5. Eliciting a strategy

A is a subject, B asks, C notes the sequences and observes.

Overview



1. Preparation


  1. Lead A to the experience

  2. Set the frame for the questions


2. Collect information


  1. Identify the broad strokes of the strategy

  2. Question for the sensory-specific steps of the strategy

  3. Find the beliefs and special submodalities that are part of the strategy


3. Summarize and test the strategy

The steps in detail



A. Preparation

  1. Lead the person into experiencing what they want to analyze, e.g., decide something, be motivated / creative, flirt, etc. Choose an acceptable, well-defined time span for the process, not months or years. Associate your counterpart with the experience: "Think of a specific time when you were truly capable of being creative. Make this experience as accessible as if it were NOW." (VAKOG)
  2. Set e.g., the following frame for questioning: "Suppose I had to represent you for a day. In what way would I have to do that, so that I could do what you are doing just as well as you do it?" In any case, get consent for more penetrating questions. Maintain rapport throughout the process.


B. Collect information

General:

  • Pay more attention to the process, less to the content of the experience.
  • First find the broad strokes of the strategy and then work out the individual sequences.
  • Your counterpart is usually not conscious of the individual steps. Therefore, with the help of Meta-Model questions, ask for the corresponding sensory-specific details and calibrate yourself for his physiology. Pay attention to the non-verbal information that your counterpart provides (eye-accessing clues, etc.). For A, questioning towards discovering a strategy has a lot to do with trance (inner search processes). Adjust your voice and tempo accordingly.
  • Repeat the individual sequences to check if all the essential steps are included and take notes.


1. Find the broad strokes of the strategy: A first tells the entire process.



2. Question for the sensory-specific steps of the strategy

  • Now ask A to run through the entire strategy in a kind of slow motion. A strategy is like a movie that you can play back and forth, the steps are repeated over and over again.
  • B now uses meta-model questions to ask for the sensory-specific details of the strategy, paying attention to the non-verbal information that A reveals.
    • Eye movements, body posture
    • Movements/Gestures
    • Facial expressions, breathing
    • Ideomotor movements


Possible questions for “Unwrapping” a strategy:

Regarding the initiation of the strategy (Trigger):

  • "What exactly should I do to do it exactly the way you do it?"
  • "How should I start?"
  • "What happens first?"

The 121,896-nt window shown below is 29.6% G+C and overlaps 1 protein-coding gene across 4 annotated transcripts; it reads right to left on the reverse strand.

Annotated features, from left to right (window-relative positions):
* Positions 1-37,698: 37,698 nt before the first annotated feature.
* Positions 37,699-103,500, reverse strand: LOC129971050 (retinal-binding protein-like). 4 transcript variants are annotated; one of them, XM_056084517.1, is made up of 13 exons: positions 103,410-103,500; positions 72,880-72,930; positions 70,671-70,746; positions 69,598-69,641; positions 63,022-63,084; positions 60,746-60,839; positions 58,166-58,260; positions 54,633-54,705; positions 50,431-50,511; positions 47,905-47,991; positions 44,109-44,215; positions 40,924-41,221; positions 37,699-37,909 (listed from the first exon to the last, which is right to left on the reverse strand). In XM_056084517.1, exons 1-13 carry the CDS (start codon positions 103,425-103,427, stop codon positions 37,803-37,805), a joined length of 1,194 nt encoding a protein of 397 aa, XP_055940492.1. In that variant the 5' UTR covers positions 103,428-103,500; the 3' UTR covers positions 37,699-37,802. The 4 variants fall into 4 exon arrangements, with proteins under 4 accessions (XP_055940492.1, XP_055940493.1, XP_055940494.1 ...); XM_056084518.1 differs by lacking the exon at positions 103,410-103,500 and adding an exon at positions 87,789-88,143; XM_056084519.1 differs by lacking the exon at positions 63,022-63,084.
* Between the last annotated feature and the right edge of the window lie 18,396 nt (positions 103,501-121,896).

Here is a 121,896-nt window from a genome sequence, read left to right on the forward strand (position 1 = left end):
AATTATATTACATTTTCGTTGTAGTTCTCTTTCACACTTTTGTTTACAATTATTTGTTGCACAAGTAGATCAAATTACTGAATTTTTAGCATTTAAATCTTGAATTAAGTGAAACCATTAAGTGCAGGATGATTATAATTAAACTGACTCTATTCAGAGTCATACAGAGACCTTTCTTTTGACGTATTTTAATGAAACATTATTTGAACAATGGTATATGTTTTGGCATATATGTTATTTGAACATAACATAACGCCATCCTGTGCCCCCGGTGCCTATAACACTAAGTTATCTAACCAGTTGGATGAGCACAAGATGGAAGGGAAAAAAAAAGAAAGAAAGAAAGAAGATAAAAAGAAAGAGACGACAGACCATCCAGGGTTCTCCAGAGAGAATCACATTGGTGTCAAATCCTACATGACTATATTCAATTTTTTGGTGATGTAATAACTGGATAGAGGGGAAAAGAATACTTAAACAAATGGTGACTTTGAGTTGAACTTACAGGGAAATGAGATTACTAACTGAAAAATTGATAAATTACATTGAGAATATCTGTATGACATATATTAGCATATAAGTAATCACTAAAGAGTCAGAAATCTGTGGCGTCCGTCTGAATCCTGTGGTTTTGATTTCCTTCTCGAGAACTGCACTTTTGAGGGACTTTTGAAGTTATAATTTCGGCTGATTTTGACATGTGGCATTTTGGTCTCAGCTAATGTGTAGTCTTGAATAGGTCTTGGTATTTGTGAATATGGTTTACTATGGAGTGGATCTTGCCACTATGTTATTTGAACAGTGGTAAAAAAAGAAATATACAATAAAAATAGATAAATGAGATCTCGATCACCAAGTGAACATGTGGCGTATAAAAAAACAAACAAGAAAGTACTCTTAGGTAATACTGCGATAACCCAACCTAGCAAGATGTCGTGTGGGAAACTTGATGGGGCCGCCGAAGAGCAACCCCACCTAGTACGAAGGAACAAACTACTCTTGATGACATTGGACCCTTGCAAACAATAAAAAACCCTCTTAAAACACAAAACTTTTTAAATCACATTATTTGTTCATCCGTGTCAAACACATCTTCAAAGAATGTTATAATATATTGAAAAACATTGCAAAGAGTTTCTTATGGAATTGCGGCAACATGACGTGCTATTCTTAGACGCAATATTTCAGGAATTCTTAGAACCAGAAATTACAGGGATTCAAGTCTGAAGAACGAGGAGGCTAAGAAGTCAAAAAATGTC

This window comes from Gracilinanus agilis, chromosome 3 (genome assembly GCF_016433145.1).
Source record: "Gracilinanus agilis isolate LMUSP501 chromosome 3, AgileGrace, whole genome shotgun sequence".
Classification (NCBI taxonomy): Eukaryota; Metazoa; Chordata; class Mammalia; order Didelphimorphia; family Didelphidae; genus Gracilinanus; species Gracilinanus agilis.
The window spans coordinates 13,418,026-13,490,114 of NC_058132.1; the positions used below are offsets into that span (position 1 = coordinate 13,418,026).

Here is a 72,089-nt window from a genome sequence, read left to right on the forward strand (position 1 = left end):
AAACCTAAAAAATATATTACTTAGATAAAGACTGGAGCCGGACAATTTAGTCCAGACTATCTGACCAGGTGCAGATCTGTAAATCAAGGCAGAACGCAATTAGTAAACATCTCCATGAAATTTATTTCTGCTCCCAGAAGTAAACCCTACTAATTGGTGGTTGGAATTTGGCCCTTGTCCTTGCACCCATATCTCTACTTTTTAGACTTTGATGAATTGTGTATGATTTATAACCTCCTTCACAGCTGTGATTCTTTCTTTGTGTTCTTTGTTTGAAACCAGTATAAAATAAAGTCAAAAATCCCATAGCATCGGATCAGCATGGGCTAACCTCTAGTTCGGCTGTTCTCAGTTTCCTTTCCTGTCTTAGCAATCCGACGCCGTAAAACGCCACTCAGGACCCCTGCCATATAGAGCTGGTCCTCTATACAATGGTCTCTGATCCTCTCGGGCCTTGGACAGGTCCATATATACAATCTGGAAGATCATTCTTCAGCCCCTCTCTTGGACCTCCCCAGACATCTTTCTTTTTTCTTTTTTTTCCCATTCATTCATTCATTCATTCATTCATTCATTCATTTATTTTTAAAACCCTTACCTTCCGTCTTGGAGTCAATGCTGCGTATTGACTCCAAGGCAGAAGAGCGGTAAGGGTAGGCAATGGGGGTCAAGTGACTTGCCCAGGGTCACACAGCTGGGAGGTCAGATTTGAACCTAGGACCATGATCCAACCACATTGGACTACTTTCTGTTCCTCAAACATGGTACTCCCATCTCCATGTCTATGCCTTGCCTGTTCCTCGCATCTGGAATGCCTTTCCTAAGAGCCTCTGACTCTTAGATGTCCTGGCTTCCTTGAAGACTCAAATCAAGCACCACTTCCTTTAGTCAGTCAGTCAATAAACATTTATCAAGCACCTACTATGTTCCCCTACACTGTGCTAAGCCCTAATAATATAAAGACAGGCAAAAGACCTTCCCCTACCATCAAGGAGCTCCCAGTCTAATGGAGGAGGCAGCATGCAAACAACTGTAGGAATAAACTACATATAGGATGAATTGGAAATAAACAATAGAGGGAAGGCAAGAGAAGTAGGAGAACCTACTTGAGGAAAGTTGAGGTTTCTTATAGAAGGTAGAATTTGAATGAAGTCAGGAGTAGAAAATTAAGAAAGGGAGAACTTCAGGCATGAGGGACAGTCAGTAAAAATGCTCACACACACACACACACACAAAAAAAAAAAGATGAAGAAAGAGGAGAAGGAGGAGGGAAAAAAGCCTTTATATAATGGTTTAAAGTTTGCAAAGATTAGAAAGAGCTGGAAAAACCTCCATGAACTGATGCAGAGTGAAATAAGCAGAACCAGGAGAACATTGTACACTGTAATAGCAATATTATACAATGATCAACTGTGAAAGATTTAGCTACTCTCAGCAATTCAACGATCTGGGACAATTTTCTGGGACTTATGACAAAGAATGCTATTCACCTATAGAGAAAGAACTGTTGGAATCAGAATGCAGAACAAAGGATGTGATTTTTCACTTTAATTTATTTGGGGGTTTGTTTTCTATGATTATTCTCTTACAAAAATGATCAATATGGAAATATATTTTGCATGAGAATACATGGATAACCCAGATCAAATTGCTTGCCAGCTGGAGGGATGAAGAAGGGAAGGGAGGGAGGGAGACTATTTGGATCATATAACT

• "What procedure do you go through to make sure you're ready to do 'X'?"
  • "What tells you that it's time to do 'X'?
  • "How do you know this even earlier?"


Regarding the execution of the strategy (Operate):

  • "How do you know that ..."
  • "How would I have to do it exactly?"
  • "What else is there to consider?"
  • "What is happening now?"
  • "What happens next?"
  • "How do you do that exactly?"
  • "And what happens immediately before that?"
  • "Do you hear it, see it or feel it? Or does everything occur at the same time?" (synesthesia)
  • "Does it all happen at the same time or in succession?"


Regarding the conclusion of a strategy (Test exit criteria)

  • "How do you know that you're done?"
  • "How do you know that it worked?"
  • "What do you notice even earlier?"
  • "What lets you know that you are not done with your strategy yet?"
  • "How do you know that you are ready to move on to something else?"


3. Find the beliefs and special submodalities that are part of the strategy.

In most cases, a strategy also contains certain beliefs. An effective decision-making strategy probably includes a belief like this: "I decide correctly."

Possible questions regarding beliefs:

  • "What would I have to believe / what would have to be important for me in order to be able to do exactly what you do?"
  • "What thought is essential?"
  • "Is there perhaps something that you are quite sure of deep inside?"

In addition, certain submodalities may be crucial to the effectiveness of the strategy. For example, in a motivational strategy, the goal could be tall, bright, clear, and warm, or the moment of decision in a decision strategy could be experienced like a 3-D movie in stereo.

After summarizing the strategy using NLP shorthand, check if all the essential elements are included:

  • Have all steps been captured by the T.O.T.E model??
  • Is the strategy intrinsically logical or does it lack vital connectors?
  • Does A also believe that all essential steps have been included?


6. Conditions for the structural Well-formedness of strategies

A. A strategy must have a sensory defined goal.

A strategy should have an information gathering and feedback operation that can build and / or modify a representation of the desired goal.